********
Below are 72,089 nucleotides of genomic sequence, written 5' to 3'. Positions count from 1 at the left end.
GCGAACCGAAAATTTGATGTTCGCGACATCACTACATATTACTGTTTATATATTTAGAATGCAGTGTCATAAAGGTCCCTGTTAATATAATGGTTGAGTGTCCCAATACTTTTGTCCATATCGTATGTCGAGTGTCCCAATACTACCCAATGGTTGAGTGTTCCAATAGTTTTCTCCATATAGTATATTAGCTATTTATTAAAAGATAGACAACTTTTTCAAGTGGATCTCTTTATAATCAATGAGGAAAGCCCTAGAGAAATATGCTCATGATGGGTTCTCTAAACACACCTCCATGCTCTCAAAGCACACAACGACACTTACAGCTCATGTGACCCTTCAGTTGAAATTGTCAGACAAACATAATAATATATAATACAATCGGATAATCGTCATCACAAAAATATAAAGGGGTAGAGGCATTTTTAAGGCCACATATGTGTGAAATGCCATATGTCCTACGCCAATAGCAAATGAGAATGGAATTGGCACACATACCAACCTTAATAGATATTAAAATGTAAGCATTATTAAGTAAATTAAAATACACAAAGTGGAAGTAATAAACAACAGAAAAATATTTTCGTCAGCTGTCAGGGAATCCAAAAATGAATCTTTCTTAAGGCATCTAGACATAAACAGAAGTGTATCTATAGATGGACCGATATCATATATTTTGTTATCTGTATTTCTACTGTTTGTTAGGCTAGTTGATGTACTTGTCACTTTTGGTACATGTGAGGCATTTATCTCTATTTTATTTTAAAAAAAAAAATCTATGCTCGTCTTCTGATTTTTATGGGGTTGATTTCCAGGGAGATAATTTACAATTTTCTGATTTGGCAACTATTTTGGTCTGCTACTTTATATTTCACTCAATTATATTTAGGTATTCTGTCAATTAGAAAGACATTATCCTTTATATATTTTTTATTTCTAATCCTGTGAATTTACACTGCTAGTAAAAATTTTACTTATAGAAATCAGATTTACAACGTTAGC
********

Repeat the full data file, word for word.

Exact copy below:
Below are 72,089 nucleotides of genomic sequence, written 5' to 3'. Positions count from 1 at the left end.
GCGAACCGAAAATTTGATGTTCGCGACATCACTACATATTACTGTTTATATATTTAGAATGCAGTGTCATAAAGGTCCCTGTTAATATAATGGTTGAGTGTCCCAATACTTTTGTCCATATCGTATGTCGAGTGTCCCAATACTACCCAATGGTTGAGTGTTCCAATAGTTTTCTCCATATAGTATATTAGCTATTTATTAAAAGATAGACAACTTTTTCAAGTGGATCTCTTTATAATCAATGAGGAAAGCCCTAGAGAAATATGCTCATGATGGGTTCTCTAAACACACCTCCATGCTCTCAAAGCACACAACGACACTTACAGCTCATGTGACCCTTCAGTTGAAATTGTCAGACAAACATAATAATATATAATACAATCGGATAATCGTCATCACAAAAATATAAAGGGGTAGAGGCATTTTTAAGGCCACATATGTGTGAAATGCCATATGTCCTACGCCAATAGCAAATGAGAATGGAATTGGCACACATACCAACCTTAATAGATATTAAAATGTAAGCATTATTAAGTAAATTAAAATACACAAAGTGGAAGTAATAAACAACAGAAAAATATTTTCGTCAGCTGTCAGGGAATCCAAAAATGAATCTTTCTTAAGGCATCTAGACATAAACAGAAGTGTATCTATAGATGGACCGATATCATATATTTTGTTATCTGTATTTCTACTGTTTGTTAGGCTAGTTGATGTACTTGTCACTTTTGGTACATGTGAGGCATTTATCTCTATTTTATTTTAAAAAAAAAAATCTATGCTCGTCTTCTGATTTTTATGGGGTTGATTTCCAGGGAGATAATTTACAATTTTCTGATTTGGCAACTATTTTGGTCTGCTACTTTATATTTCACTCAATTATATTTAGGTATTCTGTCAATTAGAAAGACATTATCCTTTATATATTTTTTATTTCTAATCCTGTGAATTTACACTGCTAGTAAAAATTTTACTTATAGAAATCAGATTTACAACGTTAGC